U of S | Mailing List Archive | alt-photo-process-l | RE: tips for using dry pigment

RE: tips for using dry pigment

You have done well to confuse us with two processes in one parapraph, both using powdered pigments.
 I assume that your observations and issues are different for carbon tissue making and gum printing.
I have used powdered carbon black for both gum printing and carbon tissue making. My secret for carbon tissue making is to add about 0.5cc/liter of emulsion of jet dry (a detergent  that is used here for spotless drying of the dishes in automatic diswashers). I add jet dry to the gelatin mix and pour some in a blender with the carbon powder. Mix it thorugly for a few minutes (don't worry about bubbles) and add the remaining gelatin. The detergent works miracles in terms of dispersing carbon and later allowing bubbles to break.
I use it for mixing gum with carbon black powder, a few drops /100 ml, but find it less necessary.
Hope that helps.
FOr carbon tissue amking
> Date: Tue, 12 May 2009 00:40:07 +0200
> From: phritz-phantom@web.de
> Subject: Re: tips for using dry pigment
> To: alt-photo-process-l@usask.ca
> hello judy.
> i got the P-F issues on friday (that was rather quick). thanks! i've
> been reading like mad since then.
> sugar: i need the sugar to keep the curl out of the carbon tissue. i
> can't go below 60gr/liter. i've tried 40 and it was too little. one time
> i completely forgot the sugar and the result was a tissue that was
> almost unusable because of the curl.
> i've read carbon formulas that called for a lot of strange stuff, honey
> one among them. i got the forumla with sugar from the sandy king article
> on unblinkingeye. i think the sugar is not supposed to do anything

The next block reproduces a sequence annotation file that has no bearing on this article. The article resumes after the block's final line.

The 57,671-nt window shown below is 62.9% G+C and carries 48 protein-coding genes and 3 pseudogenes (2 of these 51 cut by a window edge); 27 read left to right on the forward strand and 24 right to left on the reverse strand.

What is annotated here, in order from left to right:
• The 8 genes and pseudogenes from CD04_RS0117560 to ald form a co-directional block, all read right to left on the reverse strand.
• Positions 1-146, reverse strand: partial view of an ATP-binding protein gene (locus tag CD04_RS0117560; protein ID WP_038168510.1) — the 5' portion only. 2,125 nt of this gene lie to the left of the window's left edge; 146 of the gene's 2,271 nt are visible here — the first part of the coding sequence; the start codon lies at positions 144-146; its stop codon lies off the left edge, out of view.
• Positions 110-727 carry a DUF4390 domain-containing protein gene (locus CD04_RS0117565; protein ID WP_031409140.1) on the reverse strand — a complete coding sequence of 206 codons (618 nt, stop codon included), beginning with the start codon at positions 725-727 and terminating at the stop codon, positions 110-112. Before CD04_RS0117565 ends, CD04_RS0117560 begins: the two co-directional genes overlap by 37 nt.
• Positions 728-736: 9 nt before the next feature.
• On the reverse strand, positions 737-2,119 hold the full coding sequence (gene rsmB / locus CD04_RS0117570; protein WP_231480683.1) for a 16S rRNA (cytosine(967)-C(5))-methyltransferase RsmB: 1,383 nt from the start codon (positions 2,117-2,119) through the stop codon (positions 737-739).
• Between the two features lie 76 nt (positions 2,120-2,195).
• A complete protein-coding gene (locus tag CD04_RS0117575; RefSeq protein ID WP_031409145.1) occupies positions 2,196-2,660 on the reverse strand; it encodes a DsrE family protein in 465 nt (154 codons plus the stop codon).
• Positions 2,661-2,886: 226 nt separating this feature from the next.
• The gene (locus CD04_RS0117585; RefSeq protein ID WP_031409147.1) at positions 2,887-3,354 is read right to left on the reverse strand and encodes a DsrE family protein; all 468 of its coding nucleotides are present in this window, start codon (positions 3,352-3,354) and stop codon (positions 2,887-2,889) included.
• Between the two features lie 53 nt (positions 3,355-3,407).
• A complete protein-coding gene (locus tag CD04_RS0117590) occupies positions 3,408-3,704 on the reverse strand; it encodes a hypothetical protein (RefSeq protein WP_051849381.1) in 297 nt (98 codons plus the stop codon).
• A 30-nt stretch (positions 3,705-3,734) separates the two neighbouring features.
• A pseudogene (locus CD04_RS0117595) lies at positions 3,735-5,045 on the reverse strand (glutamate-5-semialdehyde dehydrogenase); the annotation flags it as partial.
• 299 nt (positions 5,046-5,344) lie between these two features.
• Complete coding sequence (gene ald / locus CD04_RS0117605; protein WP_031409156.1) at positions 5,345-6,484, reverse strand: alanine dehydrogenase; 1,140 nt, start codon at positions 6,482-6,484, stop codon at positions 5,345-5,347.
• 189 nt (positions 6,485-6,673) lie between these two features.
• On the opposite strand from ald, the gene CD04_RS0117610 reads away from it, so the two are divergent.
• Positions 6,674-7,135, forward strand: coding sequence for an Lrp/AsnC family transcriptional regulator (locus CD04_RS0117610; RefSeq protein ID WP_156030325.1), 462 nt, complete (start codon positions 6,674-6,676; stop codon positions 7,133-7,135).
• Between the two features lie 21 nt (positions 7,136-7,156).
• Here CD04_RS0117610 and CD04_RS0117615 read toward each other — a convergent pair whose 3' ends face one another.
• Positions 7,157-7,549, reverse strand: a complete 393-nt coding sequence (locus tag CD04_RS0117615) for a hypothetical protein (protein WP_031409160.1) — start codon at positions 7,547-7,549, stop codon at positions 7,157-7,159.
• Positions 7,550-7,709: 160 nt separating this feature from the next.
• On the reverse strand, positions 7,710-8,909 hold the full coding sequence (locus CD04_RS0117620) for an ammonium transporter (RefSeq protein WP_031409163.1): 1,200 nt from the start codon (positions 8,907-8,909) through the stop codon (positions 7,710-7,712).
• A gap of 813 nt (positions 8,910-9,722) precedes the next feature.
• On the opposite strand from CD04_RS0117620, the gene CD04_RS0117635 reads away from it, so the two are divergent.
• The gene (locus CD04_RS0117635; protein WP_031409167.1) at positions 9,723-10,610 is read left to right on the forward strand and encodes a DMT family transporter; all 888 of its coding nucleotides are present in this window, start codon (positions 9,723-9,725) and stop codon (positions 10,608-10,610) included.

> image-wise, but only keep the tissue flat.
> whoops. i used the wrong word, "brick and mortar" for "pestle and
> mortar". of course i was not grinding it with a brick. i do use
> "grinding" to mix the pigment with the fluid, not to grind the pigment
> finer. i read a little about how it's done in painting and they all used
> a thing like a mortar and pestle to mix it.
> i don't have problems mixing for gum, it's fine after just a little
> mixing with the brush. carbon is different, it's a lot more pigment (7gr
> for 500ml pigmented gelatin solution). when i put the water into the
> mortar, the pigment floats on top at first, then goes into the solution
> while mixing. i thought about adding a dash of alcohol to get rid of the
> surface tension of the water. it would make the process easier and less
> messy at the beginning.
> i have to pre-mix the pigment in a little bit of fluid before adding it
> to the whole batch; mixing it in the 500ml of gelatin would be very
> messy and impractical. so i just mix it in a little bit of water, then
> add it to the whole.
> i still haven't got a stouffer-step wedge, but i just prepared some
> carbon tissue to do the same testing with chart throb (digital step
> wedge and analysis program), i just did with gum printing. so, soon i'll
> be able to say more about that.
> (i could post the scans of my comparsion of 5% vr saturated ammonium